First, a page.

It was a manifesto. Then it verged on a slur. And now, the F-word is back, worn proudly by women across generations, and some men, too.
The word "feminist" has endured almost as much vitriol as the women's movement itself, starting with the 1963 release of Betty Friedan's "The Feminist Mystique," a book widely credited with spurring what was then called the Women's Liberation Movement. As the women's rights movement aged, so did the word – and it got cast as the cranky old woman of the equal rights battle.
SEE ALSO: The history of the women's rights movement in the US
Some women, especially younger women who were students and not veterans of the modern feminist wave, derided the word as divisive and indicative of hatred of men. Conservative radio host Rush Limbaugh referred to women's rights advocates as "Feminazis." Female celebrities started out sentences saying, "I'm not a feminist, but..." and suggested that equal rights had nothing to do with the word. "I think of myself as a humanist because I think it's less alienating to people who think of feminism as being a load of strident bitches and because you want everyone to have equal pay, equal rights, education, and health care," actress Susan Sarandon told The Guardian newspaper in 2013. "It's a bit of an old-fashioned word."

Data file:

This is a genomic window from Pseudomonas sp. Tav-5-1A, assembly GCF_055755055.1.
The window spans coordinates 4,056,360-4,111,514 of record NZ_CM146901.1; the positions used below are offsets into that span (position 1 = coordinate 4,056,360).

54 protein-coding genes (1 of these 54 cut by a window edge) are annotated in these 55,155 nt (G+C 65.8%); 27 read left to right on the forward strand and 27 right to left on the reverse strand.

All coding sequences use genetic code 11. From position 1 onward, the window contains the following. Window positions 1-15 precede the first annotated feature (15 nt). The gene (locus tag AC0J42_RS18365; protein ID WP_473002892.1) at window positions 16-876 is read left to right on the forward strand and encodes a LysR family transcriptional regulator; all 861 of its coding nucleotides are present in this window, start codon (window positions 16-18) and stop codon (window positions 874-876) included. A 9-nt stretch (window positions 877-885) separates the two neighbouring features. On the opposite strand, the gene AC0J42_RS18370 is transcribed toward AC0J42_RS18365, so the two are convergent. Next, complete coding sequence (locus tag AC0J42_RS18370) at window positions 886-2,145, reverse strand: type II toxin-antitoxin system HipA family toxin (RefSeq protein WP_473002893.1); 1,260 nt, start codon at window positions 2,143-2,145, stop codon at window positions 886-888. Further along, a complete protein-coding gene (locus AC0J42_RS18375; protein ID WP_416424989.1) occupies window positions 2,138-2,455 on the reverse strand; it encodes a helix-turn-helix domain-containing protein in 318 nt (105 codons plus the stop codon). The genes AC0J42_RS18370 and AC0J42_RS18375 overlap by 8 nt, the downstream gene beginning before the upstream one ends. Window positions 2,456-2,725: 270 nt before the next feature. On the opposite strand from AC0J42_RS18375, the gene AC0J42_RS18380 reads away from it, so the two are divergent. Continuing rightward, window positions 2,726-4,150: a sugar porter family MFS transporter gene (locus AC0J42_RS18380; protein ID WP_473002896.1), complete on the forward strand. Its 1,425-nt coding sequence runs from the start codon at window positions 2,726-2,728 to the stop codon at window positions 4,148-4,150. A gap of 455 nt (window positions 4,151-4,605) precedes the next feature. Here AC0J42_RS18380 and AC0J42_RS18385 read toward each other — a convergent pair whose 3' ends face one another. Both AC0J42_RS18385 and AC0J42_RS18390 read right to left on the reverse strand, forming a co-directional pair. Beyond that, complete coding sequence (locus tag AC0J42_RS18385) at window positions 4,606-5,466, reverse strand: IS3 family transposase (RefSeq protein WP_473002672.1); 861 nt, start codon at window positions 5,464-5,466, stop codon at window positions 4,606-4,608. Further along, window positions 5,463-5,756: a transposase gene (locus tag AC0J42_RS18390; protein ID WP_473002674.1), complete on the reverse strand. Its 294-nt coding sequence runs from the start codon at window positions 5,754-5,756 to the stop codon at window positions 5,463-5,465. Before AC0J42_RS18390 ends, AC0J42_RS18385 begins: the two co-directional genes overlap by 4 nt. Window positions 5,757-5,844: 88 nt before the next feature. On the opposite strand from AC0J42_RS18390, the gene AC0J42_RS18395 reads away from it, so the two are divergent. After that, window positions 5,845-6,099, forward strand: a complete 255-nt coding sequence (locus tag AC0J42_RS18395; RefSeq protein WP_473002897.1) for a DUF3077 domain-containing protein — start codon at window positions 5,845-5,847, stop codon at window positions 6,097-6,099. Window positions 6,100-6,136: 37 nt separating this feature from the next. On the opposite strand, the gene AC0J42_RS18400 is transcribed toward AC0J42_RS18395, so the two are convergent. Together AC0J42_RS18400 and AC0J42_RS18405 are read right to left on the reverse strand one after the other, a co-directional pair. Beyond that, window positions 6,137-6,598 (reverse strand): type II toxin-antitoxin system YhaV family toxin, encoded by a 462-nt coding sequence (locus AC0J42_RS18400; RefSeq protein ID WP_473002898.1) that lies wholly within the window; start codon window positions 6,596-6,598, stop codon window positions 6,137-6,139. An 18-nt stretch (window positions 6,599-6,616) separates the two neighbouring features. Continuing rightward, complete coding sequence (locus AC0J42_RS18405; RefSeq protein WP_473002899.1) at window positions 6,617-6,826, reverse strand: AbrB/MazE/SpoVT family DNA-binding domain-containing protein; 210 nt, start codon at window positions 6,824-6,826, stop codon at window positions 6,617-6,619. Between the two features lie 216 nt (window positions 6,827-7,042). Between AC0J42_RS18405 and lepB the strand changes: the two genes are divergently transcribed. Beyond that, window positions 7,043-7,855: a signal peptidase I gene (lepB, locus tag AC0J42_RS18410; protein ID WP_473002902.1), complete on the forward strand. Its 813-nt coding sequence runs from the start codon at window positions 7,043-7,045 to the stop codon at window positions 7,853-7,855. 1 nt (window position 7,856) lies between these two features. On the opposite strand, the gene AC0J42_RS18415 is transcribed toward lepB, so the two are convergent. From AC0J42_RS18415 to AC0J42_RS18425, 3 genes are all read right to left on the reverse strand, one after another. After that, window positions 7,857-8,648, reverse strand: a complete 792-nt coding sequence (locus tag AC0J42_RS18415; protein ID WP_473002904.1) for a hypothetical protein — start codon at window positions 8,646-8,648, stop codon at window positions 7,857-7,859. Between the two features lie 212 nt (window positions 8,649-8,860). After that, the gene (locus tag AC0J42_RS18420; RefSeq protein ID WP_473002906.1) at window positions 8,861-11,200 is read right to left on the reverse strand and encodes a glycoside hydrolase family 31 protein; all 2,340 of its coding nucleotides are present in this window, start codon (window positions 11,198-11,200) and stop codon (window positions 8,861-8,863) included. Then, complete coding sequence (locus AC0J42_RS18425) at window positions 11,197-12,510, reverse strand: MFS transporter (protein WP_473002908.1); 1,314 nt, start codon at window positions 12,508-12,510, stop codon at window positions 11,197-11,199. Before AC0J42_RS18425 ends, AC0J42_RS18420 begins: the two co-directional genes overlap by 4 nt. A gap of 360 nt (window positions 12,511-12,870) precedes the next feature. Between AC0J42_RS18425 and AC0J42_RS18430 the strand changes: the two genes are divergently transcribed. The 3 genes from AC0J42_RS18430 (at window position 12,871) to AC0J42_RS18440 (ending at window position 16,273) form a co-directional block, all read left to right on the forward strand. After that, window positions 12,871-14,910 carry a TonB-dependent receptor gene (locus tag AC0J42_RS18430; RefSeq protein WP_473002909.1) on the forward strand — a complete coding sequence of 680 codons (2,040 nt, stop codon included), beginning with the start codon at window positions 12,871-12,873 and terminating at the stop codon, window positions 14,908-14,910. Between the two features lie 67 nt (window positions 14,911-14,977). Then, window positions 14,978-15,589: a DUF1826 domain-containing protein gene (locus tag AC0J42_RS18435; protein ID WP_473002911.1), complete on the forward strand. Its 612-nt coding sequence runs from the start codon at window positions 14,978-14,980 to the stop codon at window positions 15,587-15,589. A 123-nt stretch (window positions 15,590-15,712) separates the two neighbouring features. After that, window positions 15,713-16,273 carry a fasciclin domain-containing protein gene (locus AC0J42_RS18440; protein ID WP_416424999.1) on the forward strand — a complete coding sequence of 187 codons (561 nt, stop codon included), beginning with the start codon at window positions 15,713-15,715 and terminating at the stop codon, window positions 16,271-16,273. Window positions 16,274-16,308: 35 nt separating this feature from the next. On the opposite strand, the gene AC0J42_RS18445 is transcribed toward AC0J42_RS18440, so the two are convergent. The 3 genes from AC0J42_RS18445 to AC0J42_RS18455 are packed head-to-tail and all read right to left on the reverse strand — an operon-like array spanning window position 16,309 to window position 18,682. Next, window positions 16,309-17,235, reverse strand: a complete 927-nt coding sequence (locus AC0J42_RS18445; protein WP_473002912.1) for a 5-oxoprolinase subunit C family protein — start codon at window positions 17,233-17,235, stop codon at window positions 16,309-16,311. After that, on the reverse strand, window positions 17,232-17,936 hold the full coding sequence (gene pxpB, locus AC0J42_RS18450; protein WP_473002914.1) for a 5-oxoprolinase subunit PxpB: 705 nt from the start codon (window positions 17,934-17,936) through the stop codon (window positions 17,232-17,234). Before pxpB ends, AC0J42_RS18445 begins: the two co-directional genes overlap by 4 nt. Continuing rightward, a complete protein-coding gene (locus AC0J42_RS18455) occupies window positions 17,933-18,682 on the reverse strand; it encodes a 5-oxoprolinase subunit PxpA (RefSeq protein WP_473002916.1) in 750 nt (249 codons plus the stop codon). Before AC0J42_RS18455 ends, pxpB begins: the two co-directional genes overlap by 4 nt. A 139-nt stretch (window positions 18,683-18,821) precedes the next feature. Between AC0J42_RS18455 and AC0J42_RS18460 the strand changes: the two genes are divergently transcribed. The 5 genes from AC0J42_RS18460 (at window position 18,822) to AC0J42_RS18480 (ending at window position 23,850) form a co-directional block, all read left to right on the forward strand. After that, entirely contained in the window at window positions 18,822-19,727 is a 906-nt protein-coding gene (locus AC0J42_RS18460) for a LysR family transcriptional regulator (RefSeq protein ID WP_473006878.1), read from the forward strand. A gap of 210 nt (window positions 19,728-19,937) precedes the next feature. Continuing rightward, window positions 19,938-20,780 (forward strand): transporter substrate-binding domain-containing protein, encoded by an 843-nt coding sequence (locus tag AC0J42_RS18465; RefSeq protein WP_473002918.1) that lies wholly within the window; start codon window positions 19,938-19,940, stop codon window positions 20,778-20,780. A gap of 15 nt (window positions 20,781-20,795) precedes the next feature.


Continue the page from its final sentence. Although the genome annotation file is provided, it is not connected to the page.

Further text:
Indeed, a 2013 Huffington Post/YouGov poll showed that while 82 percent of Americans, men and women, believe the genders should be "social, political and economic equals," just 23 percent of women and 16 percent of men considered themselves "feminists."
"There is a robust, powerful status quo that tries to demonize and marginalize what the word means," says Jocelyn Frye, a senior fellow at the Center for American Politics. "It's been critiqued, shunned, mischaracterized and caricatured to the point where it became something people ran away from."
But now, Frye says, "a lot of people are embracing it." Beyonce struts onstage with the word "Feminist" in bright lights behind her. President Barack Obama attended the United States of Women conference last year and told the mostly-female crowd, "I may be a little grayer than I was eight years ago, but this is what a feminist looks like." As for Sarandon, she clarified her views on the word later in 2013, after her initial Guardian interview. "Really all feminism means is equality. I don't know why there was such a backlash against it for a while," she said.
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